Working together in chiapas
The Forest for the Trees
CI Connection AMBIO, a local NGO, is carrying out a forest carbon project with support from CI and funding from Starbucks. Projects like these are creating a worldwide market where farmers make more by protecting trees than they do by cutting them down.
September 30, 2011
Imagine a global system in which the carbon dioxide emitted by one entity — be it individual, corporation or country — is offset by the absorption of that same amount of carbon by a tropical forest half a world away. While relatively new, this system already exists in Chiapas — and it's improving the livelihoods of farmers while connecting them to carbon credit buyers around the world.
In the buffer zone of La Sepultura Biosphere Reserve, Dimas Corzo and other farmers are being paid to plant trees, often in areas previously destroyed by fire, overgrazing and hurricanes. Now in his seventies, Corzo has noticed significant changes in the climate during his lifetime. "Now you have to wash yourself with cold water, and put fans on just to sleep," he says. "With more trees, our climate will stay fresh."
Coffee farmer Efraín Orantes discusses the impact of illegal logging in the region around El Triunfo Biosphere Reserve and Dimas Corzo describes the benefits of participating in the carbon program AMBIO in more detail.
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video: Plant and Protect
Around the world, tropical forests are being cleared at an astronomical rate to make way for cropland, cattle ranching and development. Not only does this destruction eliminate crucial forest resources, but it also emits tremendous amounts of greenhouse gases into the atmosphere.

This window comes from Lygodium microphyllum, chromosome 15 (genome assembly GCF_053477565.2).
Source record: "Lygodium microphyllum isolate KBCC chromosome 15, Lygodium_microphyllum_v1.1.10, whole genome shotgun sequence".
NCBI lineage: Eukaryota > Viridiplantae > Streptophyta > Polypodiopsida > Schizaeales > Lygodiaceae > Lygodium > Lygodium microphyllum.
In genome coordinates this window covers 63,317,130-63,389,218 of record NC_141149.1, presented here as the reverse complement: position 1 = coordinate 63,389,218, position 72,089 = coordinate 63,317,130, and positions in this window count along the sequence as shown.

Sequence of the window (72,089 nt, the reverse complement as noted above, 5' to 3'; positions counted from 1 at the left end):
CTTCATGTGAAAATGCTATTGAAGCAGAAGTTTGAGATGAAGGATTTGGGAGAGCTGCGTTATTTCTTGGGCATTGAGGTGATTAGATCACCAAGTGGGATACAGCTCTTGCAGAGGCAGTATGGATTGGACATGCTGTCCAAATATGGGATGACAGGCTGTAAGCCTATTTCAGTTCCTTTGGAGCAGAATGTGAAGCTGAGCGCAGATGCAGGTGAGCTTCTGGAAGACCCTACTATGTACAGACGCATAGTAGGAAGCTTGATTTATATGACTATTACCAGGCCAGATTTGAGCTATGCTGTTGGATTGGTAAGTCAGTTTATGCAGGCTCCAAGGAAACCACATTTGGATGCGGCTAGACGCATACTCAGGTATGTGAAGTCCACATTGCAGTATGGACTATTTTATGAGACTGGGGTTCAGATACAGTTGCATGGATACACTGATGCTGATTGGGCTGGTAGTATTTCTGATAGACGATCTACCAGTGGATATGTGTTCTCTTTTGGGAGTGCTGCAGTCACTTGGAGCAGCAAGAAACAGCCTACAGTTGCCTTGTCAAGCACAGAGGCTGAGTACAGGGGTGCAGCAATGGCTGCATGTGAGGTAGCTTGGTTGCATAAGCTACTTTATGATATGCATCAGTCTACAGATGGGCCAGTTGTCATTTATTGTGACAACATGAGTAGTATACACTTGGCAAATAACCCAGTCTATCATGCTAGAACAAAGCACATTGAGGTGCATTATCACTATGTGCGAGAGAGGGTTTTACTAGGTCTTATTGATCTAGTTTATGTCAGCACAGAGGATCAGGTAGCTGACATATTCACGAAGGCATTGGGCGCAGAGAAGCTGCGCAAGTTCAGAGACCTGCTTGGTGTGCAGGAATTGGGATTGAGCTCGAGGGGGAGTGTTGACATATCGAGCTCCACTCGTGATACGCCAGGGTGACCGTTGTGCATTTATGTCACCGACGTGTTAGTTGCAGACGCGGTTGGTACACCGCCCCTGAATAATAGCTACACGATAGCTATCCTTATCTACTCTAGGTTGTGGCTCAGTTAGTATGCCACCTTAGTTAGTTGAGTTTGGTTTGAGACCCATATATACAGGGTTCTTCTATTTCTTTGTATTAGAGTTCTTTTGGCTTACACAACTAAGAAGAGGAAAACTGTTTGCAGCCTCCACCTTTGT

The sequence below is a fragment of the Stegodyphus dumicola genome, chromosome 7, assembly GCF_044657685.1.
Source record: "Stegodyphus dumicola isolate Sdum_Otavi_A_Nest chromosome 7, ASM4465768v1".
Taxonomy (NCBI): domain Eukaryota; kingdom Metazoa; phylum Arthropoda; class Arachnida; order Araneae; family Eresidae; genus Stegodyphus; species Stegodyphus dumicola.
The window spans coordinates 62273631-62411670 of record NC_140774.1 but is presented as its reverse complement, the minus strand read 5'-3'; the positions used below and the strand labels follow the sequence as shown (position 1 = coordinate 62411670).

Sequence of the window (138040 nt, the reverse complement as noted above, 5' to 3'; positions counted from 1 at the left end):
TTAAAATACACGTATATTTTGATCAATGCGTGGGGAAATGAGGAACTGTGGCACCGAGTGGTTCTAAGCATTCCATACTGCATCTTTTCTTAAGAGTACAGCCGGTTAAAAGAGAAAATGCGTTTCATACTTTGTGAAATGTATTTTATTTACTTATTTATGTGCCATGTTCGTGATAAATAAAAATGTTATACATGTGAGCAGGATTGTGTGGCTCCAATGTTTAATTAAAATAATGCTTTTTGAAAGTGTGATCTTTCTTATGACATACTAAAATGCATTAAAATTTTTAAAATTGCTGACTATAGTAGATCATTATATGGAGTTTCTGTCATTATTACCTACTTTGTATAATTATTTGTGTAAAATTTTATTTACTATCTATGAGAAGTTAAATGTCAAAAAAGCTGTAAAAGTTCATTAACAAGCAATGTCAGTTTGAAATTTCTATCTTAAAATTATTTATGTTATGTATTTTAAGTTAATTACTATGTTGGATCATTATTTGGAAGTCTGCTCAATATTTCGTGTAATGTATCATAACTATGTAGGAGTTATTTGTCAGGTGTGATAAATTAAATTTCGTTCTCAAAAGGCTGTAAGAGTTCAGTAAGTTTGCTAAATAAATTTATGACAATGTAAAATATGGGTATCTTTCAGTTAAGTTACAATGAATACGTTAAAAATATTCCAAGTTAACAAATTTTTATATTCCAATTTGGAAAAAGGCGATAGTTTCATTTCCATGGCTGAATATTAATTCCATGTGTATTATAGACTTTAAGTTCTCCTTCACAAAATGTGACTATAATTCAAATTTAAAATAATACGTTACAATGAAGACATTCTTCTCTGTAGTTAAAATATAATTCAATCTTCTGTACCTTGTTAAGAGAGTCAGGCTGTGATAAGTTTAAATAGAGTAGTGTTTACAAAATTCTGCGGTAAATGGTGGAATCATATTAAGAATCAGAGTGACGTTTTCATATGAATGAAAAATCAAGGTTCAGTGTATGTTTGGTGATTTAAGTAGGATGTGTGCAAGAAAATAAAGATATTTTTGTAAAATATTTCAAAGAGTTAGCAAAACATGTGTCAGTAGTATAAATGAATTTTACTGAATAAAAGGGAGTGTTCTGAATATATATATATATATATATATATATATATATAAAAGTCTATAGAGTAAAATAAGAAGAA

Fortunately, some of this damage is reversible. Just as trees that are cut down and burned release carbon, planting new trees will help capture more carbon from the atmosphere as the trees grow.
The carbon program is implemented by local NGO AMBIO, with financial and technical support from CI and additional funding from Starbucks. The coffee sector is a major component of this program; when planted among coffee bushes, these carbon-storing trees double as shade trees for the coffee. Growers receive payments as the trees grow — usually after one, two, three, five and eight years — from a variety of buyers around the world, including the World Bank, auto racing giant Formula One and global agribusiness Bunge.
Deforestation releases more greenhouse gas emissions than all the world's cars, trucks, ships, trains and planes — combined.
AMBIO is working in more than 100 communities with almost 2,000 producers in Chiapas and Oaxaca. The project provides a rare opportunity for smallholders to access the global voluntary carbon market. Farmers with as little as a quarter-hectare (0.6 acres) of land are eligible to participate in the program.
Sandie Fournier, AMBIO's sales manager, acknowledges that current profits for farmers through the carbon market "aren't going to make anyone rich." The larger benefit, she stresses, is the training that farmers receive on sustainable land-use practices, which, in addition to their environmental benefits, promote diversified incomes by helping them grow a variety of crops on their land.
Establishing and regulating a global carbon market is no easy task — the reality requires complicated scientific calculations, informed participants and rigorous monitoring. Still, these communities are making great strides toward building this framework — and the lessons learned in Chiapas are already inspiring replication in other areas of Mexico, as described in the two stories that follow.
Next: learn why CI is collecting scientific data in Chiapas Sowing the Seeds »
In the mountains of Chiapas, there is always at least one fire in the distance. Sometimes it's just one plume of smoke; other times the smoke blocks out the sun and makes it hard to breathe.
"Two years ago, I produced 20 bags of coffee … this year, only four." One farmer's words joined many similar stories in a crowded classroom at the May 2011 Coffee Forum meeting in Motozintla, Chiapas. Forum participants have experienced the impacts of climate change firsthand in their daily lives, and most of them are acutely aware of the toll that rising temperatures and unpredictable weather patterns will continue to take on coffee cultivation across the region.
photo gallery: Coffee Production